Axioms may approximate the real in some cases when simple idealizing assumptions can be validly made for certain applications. This worked reasonably well with Euclidean geometry in dealing with local conditions where the real geometry of space approximated the Euclidean idealizations and an axiomatic, theorem-derivation approach. The case with political economy is far, far removed from this kind of simplism which is acceptable in some other disciplines. What I fear is that rejecting the scientifically descriptive empirical ontologies approach is really a declaration for the prescriptive axiomatic approach. This is PRECISELY the mistake conventional (classical and neoclassical) economics makes. This is a recipe for FAILING to shake free from the current failed paradigm.

    The mania for mathematization and doing that inside an axiomatic, theorem-deriving framework is precisely the problem. Hard mathematization is really for the hard sciences working within the scientific dimensions of the SI (international system of units). And it is for their applied disciplines (like medicine and engineering) but ONLY where the variables are quantities in the scientific dimensions. Outside of that, even the applied disciplines of the hard sciences do not work with fully objective quantification methods. Look at the work of mental health professionals for example.

    There are many, many problems we do not solve by maths, If you have a child with serious behavioral and adjustment problems, how do you solve that by maths alone? That proposition would be absurd. If you have an extensive, complex, socioeconomic or political economy system with serious behavioral problems and an inability to adjust to real world limits and to other requirements including those for justice and equity, how do you solve it with axioms, theorems and mathematization alone, especially any mathematization in the numeraire (money) which measures no real scientific dimensions at all and no moral “dimensions” either except for the dogmatic ideological moral dimensions of capitalist apologism? Again, the proposition is absurd. In political economy maths may be incidentally utilized in dealing with some aspects which can be quantified in real scientific dimensions. That’s the extent of it. Accounting economics uses mere arithmetic. Financial economics uses advanced maths (used by the “quants”) but it is employed in the social-fictive dimension of “value” measured in the floating numeraire. Nothing is solid there. All turns to the vaporous absurdity of financial speculation.

    Personally, I am not close to a finished theory. That is hardly to be wondered at as I am an amateur autodidact working in obscurity outside academia. Also, a position of priority monist relational system theory (an entire philosophy and complex systems philsophy in itself) needs to be adopted to understand my call, any call, to found the non-moral-philosophy component of an empirical ontology for political economy. These are among the reasons why I am now hesitating to offer further thoughts.

    When people offer metaphysical explanations, of which they seem certain, for physics and ethics, I hold they are advancing these explanations from a position of dogma. When they say “Well, what is your explanation for life, the universe and everything?” I say the following. “I don’t know AND you don’t know either! But I can refute some specific this-world claims inherent in your positions and do so with empirical evidence.”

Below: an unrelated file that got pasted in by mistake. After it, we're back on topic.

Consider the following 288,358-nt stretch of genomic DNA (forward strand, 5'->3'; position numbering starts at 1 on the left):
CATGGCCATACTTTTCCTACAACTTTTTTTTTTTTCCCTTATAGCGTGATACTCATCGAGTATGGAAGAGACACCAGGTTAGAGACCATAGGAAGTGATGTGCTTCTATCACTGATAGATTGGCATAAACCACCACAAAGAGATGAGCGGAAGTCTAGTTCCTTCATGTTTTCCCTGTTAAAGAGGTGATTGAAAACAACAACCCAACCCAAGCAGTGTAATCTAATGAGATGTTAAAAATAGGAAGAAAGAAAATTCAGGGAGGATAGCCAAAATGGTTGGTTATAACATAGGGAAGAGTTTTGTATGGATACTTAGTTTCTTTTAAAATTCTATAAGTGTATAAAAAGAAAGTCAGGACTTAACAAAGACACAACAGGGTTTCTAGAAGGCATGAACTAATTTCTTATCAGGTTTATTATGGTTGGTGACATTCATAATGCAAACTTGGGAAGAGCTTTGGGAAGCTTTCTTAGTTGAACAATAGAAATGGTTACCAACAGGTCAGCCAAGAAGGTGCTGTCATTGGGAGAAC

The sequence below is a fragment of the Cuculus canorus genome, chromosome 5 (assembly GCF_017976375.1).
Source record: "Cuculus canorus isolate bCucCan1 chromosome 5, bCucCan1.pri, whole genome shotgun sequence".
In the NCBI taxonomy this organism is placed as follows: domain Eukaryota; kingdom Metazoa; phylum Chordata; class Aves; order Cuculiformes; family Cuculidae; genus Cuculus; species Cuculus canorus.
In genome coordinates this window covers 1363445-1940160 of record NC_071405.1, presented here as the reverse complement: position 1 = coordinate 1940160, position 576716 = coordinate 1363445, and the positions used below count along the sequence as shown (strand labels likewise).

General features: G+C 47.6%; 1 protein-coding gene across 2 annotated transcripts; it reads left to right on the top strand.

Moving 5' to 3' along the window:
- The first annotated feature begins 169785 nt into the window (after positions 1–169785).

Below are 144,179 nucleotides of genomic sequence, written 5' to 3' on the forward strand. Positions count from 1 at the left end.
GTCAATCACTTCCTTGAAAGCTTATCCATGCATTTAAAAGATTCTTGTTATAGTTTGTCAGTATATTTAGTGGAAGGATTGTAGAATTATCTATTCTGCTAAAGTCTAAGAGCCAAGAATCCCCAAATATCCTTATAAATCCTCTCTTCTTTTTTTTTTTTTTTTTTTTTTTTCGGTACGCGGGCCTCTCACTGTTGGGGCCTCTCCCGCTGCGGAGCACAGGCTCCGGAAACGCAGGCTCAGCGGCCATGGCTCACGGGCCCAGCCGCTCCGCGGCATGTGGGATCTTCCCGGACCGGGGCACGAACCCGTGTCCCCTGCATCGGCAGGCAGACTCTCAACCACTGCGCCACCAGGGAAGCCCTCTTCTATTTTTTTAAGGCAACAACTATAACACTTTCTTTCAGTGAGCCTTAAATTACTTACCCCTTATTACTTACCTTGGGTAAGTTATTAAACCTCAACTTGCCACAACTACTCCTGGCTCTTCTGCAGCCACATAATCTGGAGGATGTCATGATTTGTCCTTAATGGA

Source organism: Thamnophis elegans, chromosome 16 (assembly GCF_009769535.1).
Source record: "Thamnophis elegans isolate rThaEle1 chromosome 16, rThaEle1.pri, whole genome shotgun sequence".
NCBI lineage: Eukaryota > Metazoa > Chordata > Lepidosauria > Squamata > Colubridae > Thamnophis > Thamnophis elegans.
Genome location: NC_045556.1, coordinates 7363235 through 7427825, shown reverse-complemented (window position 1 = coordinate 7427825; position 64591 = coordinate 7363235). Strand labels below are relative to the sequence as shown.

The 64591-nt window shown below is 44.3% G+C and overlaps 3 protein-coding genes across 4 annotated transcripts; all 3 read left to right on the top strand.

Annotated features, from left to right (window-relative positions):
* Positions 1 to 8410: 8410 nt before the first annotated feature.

We are really in the same boat with political economy. I don’t know and none of you know what is the comprehensive solution for our current theory and praxis political economy and real world dilemma. But we do know some stuff which has been refuted and some paths which are or will be dead ends. It’s a “forward-in-time” tree-search navigation problem. The emergent-evolutionay maze of it is a tree-search exploration problem with unknowns in the system, unknowns in our neurological, physical and social systems and limited “look-ahead” calculative or heuristic capabilities on our part even with computers and AI assisting us. There are no discoverable formulas to solve the entire “wicked problem” of political economy. However, we do know enough to know that continuing certain approaches, like endless economic growth and endless growth in elite individual fortunes will end in disaster. We have the empirical trend data for natural systems and for our social systems which unequivocally demonstrate our approach to a disastrous asymptotes where system break down and destabise: tipping points in standard parlance. We debate while Rome (the world system) burns. While wrestling with theory we cannot forget political praxis, even revolutionary political praxis. Matters have come to this pass.

    • Craig
      July 25, 2020 at 4:31 am

      We can fret over ontologies, maths that are easily thwarted/supplanted by power and continue to ignore the looming deadline for species and ecological disaster, or we can recognize that the problem isn’t economics or money itself AT ALL, but rather the MONETARY PARADIGM.

      Then we can recognize that every historical paradigm change was accompanied by a new tool and/or insight and that the tipping/pivotal point of retail sale is just such an insight and a particularly powerful point to implement a price and monetary policy that with a few additional policies and regulations will enable us to resolve all of the above problems….instead of “straining at a gnat while swallowing a camel” for another 5000 years…..or at least another 50 until the resource wars and social chaos brought on by climate change puts most of us out of our misery.

    • July 25, 2020 at 12:17 pm